Debate continues over NC law limiting access to police body cam footage

Posted July 12, 2016

— Attorney General Roy Cooper says a newly enacted law on police camera footage makes it too difficult for citizens to obtain recordings by law enforcement body cameras and dashboard cameras, while Gov. Pat McCrory insists it allows the public to obtain footage as needed.

The diverging opinions reflect the ongoing disagreement over the law that McCrory signed on Monday.

How footage recorded by police is handled is a particularly high-profile issue given recent incidents in which police officers have fatally shot black men initially detained for relatively minor infractions.

In North Carolina, police camera footage has been largely treated as a personnel record, making it virtually impossible to access by third parties. The new law does provide a path to access, but initially that would apply only to people who are captured in the video – and then only with agreement from the police chief or sheriff of the officer who recorded the footage. The citizen in question and his or her attorney or other representative could view it but could not copy or photograph it.

A District Court judge could allow other parties, such as news organizations or advocacy groups, to view the video if they present valid reasons why they should be allowed to see it, and if the judge finds the request does not violate seven conditions included in the law, from highly personal content to a potential risk to public safety.

Akiba Byrd, a member of the Raleigh Police Accountability Community Taskforce, said requiring people to go to court will discourage the release of many recordings.

"If a person has an interaction with a police officer and they want access to their footage and make it public after that, they should be able to do it," Byrd said.

Cooper agreed that the new law is too restrictive, leaning too much toward keeping footage secret.

"I would have preferred to have a presumption of public camera (footage), but having some exceptions where we know we need exceptions to protect witnesses, to protect an investigation," he said. "I think what we need to do is to revisit that issue in future legislative sessions. We need to see how this works first and how the courts are going to react to this, because it's important to have these cameras. But at the same time, we may need to provide some improvements to the legislation."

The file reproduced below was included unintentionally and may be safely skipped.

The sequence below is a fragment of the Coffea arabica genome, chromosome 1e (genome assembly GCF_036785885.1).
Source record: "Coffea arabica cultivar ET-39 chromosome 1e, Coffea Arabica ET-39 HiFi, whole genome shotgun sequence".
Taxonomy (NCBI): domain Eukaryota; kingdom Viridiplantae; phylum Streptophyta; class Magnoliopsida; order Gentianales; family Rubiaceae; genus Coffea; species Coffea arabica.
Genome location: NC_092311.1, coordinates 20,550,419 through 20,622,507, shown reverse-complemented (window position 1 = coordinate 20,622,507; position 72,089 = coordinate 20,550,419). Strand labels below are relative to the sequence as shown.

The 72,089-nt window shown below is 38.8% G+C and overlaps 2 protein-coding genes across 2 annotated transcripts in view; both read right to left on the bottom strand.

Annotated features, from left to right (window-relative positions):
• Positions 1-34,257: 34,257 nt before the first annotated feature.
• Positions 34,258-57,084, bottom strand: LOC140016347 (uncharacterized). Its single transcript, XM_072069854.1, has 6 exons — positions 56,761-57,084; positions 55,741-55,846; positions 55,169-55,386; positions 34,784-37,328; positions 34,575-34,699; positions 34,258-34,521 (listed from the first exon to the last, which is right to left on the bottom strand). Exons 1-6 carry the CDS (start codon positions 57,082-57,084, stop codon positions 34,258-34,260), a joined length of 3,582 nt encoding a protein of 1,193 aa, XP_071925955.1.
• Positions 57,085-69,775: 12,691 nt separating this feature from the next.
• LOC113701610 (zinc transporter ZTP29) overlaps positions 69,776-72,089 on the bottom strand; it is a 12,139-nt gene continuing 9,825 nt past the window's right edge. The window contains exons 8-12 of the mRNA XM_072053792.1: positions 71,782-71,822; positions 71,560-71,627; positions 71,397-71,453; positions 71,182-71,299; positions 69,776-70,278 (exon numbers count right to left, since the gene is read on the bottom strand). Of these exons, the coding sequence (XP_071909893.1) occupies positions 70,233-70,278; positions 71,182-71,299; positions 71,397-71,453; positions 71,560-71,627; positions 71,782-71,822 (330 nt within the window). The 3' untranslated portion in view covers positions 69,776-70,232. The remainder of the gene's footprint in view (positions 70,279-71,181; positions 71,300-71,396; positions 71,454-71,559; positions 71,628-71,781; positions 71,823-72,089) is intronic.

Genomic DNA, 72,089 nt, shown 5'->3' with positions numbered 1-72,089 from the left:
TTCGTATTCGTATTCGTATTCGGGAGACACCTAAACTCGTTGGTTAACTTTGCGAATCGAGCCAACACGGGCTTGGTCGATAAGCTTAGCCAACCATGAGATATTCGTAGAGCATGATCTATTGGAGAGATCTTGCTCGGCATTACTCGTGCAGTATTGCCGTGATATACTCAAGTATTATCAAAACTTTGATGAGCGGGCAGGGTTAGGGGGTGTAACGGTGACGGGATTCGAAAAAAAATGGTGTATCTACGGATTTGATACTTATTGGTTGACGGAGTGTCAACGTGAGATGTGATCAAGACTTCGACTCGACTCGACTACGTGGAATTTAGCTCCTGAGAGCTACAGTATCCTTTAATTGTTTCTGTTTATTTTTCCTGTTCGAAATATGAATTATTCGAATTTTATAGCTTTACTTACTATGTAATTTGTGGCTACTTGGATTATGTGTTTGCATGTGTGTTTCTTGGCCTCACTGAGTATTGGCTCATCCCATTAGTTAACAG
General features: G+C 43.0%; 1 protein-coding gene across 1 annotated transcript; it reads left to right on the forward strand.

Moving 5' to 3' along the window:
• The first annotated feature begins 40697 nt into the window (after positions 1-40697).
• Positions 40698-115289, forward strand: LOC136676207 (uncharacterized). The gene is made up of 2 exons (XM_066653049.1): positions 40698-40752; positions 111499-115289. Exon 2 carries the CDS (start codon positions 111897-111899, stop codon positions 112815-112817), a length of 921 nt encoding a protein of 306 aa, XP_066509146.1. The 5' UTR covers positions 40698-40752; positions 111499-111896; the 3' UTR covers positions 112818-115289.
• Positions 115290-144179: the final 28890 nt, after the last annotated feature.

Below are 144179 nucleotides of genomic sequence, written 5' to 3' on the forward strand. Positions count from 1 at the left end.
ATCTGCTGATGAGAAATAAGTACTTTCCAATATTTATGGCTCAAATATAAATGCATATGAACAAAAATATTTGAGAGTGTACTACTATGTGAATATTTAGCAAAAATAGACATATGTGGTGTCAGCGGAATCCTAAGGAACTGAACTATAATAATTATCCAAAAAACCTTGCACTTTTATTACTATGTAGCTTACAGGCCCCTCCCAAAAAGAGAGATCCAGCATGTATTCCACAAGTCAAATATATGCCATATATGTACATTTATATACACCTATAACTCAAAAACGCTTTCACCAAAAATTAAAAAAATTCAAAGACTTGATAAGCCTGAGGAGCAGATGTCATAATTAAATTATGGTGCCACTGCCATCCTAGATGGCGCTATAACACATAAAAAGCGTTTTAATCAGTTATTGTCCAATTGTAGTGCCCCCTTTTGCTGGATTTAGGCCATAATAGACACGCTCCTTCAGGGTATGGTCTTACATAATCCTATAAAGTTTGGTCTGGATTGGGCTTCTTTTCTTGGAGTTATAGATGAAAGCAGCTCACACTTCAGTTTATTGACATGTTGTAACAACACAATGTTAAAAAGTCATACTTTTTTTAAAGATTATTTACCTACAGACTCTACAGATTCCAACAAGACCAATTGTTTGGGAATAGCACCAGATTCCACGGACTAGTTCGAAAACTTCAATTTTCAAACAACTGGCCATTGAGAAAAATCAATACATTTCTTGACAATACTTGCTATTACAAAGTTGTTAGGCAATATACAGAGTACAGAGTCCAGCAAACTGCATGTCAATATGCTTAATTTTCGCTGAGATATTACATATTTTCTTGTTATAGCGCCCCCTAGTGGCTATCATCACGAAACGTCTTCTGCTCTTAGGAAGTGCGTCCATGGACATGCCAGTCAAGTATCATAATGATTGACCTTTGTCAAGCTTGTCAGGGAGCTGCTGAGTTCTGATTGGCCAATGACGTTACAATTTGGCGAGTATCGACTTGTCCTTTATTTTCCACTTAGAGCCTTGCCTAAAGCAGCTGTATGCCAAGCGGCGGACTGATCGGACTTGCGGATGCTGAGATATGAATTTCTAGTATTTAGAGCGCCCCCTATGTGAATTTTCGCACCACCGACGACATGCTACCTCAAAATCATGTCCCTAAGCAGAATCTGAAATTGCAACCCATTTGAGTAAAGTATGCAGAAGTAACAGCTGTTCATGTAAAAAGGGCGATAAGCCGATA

McCrory said Cooper never raised those objections as lawmakers debated the proposal last month.

"The bill is a common-sense approach and a balance between respecting the rights of our police officers while balancing the public's need to know," he said.

Cooper, a Democrat, is running against McCrory, a Republican, in this fall's gubernatorial campaign.

Wake County Sheriff Donnie Harrison said there are too many cases where making video public would invade people's privacy, such as a domestic violence situation or a case involving juveniles.

"It’s hard to come up with when you can, and we don’t. We try to look at it from both perspectives," Harrison said. "We want to be out front. Let people know what we do. We don’t want to hide anything."

Byrd said keeping footage out of the public view leads to that impression, however.

"I think what the governor is doing is potentially giving the police stations the opportunity to criminalize and over-police its citizens without any accountability and transparency, and that’s not going to do anything to develop relationships or instill trust between the two," he said.